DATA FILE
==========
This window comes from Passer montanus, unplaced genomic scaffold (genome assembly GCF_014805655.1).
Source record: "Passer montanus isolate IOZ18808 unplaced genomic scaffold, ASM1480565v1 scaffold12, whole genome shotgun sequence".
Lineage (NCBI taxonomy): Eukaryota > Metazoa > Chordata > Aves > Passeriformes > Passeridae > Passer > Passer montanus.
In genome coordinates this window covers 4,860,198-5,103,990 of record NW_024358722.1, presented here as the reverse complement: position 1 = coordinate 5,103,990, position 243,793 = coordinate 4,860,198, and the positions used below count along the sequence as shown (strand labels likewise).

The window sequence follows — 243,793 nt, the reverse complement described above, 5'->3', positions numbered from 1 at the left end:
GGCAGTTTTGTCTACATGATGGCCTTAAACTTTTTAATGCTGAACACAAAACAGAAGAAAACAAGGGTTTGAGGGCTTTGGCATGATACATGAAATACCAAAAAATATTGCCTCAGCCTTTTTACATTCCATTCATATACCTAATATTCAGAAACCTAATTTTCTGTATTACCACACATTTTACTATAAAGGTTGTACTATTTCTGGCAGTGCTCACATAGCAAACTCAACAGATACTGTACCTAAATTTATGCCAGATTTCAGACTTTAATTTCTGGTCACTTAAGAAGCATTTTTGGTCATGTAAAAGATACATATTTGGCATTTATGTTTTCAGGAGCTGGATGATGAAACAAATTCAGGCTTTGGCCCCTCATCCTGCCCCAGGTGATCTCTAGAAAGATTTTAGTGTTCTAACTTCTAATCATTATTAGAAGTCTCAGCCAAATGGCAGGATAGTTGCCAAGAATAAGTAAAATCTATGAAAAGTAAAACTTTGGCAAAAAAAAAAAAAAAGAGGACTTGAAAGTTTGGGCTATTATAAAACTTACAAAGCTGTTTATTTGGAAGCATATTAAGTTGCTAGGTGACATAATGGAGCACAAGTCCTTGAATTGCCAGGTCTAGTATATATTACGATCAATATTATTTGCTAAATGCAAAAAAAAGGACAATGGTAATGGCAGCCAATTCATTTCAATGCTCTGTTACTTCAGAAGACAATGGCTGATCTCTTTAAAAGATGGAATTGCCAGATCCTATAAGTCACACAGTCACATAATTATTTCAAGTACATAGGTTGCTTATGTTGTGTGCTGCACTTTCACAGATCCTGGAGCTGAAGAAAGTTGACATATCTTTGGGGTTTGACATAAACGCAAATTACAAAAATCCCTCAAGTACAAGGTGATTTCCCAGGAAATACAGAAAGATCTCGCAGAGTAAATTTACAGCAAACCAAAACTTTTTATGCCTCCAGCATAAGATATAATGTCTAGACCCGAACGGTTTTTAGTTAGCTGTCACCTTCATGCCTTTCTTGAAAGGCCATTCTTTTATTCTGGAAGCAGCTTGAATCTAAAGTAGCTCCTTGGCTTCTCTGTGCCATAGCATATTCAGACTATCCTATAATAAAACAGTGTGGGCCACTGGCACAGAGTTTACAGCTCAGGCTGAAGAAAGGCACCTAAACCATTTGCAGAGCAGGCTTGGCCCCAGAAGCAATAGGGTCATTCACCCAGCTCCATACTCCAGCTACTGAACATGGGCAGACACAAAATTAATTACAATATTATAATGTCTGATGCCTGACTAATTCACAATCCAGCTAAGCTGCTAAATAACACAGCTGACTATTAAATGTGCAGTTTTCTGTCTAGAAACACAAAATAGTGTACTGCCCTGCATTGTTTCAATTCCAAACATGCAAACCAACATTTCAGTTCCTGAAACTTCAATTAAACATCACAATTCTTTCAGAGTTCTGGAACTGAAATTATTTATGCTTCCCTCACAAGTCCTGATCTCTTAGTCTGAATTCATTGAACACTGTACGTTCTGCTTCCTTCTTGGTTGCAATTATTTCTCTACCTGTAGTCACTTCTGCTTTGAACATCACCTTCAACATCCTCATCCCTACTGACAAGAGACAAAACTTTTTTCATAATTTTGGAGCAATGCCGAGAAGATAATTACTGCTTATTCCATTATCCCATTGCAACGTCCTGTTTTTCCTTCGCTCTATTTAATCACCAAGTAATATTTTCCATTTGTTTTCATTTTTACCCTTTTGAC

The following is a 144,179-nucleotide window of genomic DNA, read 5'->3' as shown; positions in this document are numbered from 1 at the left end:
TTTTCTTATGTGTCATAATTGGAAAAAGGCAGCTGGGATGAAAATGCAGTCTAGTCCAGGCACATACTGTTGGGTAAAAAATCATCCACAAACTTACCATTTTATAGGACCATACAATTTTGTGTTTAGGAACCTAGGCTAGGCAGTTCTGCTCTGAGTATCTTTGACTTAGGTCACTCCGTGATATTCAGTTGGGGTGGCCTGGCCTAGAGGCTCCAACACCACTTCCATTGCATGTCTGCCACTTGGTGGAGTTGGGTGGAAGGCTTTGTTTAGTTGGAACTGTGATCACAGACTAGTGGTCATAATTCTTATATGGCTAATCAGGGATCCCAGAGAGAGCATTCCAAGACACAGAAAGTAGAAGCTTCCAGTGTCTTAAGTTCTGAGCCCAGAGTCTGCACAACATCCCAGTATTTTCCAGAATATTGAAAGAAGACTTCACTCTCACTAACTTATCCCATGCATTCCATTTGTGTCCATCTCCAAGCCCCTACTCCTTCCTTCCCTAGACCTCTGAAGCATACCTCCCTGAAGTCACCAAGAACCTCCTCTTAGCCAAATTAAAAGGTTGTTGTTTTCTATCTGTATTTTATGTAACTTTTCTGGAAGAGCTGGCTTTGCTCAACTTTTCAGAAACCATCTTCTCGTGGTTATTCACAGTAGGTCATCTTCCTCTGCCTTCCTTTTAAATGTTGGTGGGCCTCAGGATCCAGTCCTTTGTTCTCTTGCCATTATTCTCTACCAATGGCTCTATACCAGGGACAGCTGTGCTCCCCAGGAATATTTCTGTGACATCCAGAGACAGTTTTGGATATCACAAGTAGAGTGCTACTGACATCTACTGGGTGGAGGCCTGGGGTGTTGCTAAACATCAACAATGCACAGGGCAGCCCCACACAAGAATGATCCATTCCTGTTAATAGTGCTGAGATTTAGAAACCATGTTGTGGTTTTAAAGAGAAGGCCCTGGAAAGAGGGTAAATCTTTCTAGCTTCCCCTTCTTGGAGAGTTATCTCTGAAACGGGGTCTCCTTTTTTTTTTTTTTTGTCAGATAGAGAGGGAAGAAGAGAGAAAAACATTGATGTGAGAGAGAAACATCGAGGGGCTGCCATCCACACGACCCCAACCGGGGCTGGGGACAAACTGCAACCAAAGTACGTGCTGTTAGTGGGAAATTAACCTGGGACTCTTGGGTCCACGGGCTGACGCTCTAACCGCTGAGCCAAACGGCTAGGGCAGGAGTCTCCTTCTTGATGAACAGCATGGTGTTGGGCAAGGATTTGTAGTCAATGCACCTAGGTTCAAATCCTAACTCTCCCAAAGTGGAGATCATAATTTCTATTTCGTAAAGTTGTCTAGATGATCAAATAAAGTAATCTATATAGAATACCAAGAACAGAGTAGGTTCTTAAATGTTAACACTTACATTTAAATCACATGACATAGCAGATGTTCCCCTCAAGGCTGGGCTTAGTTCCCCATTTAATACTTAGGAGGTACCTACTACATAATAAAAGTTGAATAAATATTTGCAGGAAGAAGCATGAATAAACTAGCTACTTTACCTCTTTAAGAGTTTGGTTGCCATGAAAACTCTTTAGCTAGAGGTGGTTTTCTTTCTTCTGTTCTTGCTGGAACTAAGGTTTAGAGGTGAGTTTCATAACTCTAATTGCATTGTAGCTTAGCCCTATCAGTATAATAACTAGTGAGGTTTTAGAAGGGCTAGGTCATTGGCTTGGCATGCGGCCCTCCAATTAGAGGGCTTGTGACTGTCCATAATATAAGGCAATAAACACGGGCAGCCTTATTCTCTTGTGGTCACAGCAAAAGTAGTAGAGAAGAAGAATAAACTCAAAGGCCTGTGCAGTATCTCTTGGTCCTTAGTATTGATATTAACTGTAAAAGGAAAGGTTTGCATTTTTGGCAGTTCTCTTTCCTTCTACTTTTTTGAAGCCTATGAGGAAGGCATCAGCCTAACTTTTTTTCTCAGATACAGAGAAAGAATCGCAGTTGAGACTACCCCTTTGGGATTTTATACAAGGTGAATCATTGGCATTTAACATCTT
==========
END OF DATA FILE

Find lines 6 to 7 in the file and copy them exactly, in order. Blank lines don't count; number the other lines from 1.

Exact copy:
GGCAGTTTTGTCTACATGATGGCCTTAAACTTTTTAATGCTGAACACAAAACAGAAGAAAACAAGGGTTTGAGGGCTTTGGCATGATACATGAAATACCAAAAAATATTGCCTCAGCCTTTTTACATTCCATTCATATACCTAATATTCAGAAACCTAATTTTCTGTATTACCACACATTTTACTATAAAGGTTGTACTATTTCTGGCAGTGCTCACATAGCAAACTCAACAGATACTGTACCTAAATTTATGCCAGATTTCAGACTTTAATTTCTGGTCACTTAAGAAGCATTTTTGGTCATGTAAAAGATACATATTTGGCATTTATGTTTTCAGGAGCTGGATGATGAAACAAATTCAGGCTTTGGCCCCTCATCCTGCCCCAGGTGATCTCTAGAAAGATTTTAGTGTTCTAACTTCTAATCATTATTAGAAGTCTCAGCCAAATGGCAGGATAGTTGCCAAGAATAAGTAAAATCTATGAAAAGTAAAACTTTGGCAAAAAAAAAAAAAAAGAGGACTTGAAAGTTTGGGCTATTATAAAACTTACAAAGCTGTTTATTTGGAAGCATATTAAGTTGCTAGGTGACATAATGGAGCACAAGTCCTTGAATTGCCAGGTCTAGTATATATTACGATCAATATTATTTGCTAAATGCAAAAAAAAGGACAATGGTAATGGCAGCCAATTCATTTCAATGCTCTGTTACTTCAGAAGACAATGGCTGATCTCTTTAAAAGATGGAATTGCCAGATCCTATAAGTCACACAGTCACATAATTATTTCAAGTACATAGGTTGCTTATGTTGTGTGCTGCACTTTCACAGATCCTGGAGCTGAAGAAAGTTGACATATCTTTGGGGTTTGACATAAACGCAAATTACAAAAATCCCTCAAGTACAAGGTGATTTCCCAGGAAATACAGAAAGATCTCGCAGAGTAAATTTACAGCAAACCAAAACTTTTTATGCCTCCAGCATAAGATATAATGTCTAGACCCGAACGGTTTTTAGTTAGCTGTCACCTTCATGCCTTTCTTGAAAGGCCATTCTTTTATTCTGGAAGCAGCTTGAATCTAAAGTAGCTCCTTGGCTTCTCTGTGCCATAGCATATTCAGACTATCCTATAATAAAACAGTGTGGGCCACTGGCACAGAGTTTACAGCTCAGGCTGAAGAAAGGCACCTAAACCATTTGCAGAGCAGGCTTGGCCCCAGAAGCAATAGGGTCATTCACCCAGCTCCATACTCCAGCTACTGAACATGGGCAGACACAAAATTAATTACAATATTATAATGTCTGATGCCTGACTAATTCACAATCCAGCTAAGCTGCTAAATAACACAGCTGACTATTAAATGTGCAGTTTTCTGTCTAGAAACACAAAATAGTGTACTGCCCTGCATTGTTTCAATTCCAAACATGCAAACCAACATTTCAGTTCCTGAAACTTCAATTAAACATCACAATTCTTTCAGAGTTCTGGAACTGAAATTATTTATGCTTCCCTCACAAGTCCTGATCTCTTAGTCTGAATTCATTGAACACTGTACGTTCTGCTTCCTTCTTGGTTGCAATTATTTCTCTACCTGTAGTCACTTCTGCTTTGAACATCACCTTCAACATCCTCATCCCTACTGACAAGAGACAAAACTTTTTTCATAATTTTGGAGCAATGCCGAGAAGATAATTACTGCTTATTCCATTATCCCATTGCAACGTCCTGTTTTTCCTTCGCTCTATTTAATCACCAAGTAATATTTTCCATTTGTTTTCATTTTTACCCTTTTGAC

The following is a 144,179-nucleotide window of genomic DNA, read 5'->3' as shown; positions in this document are numbered from 1 at the left end: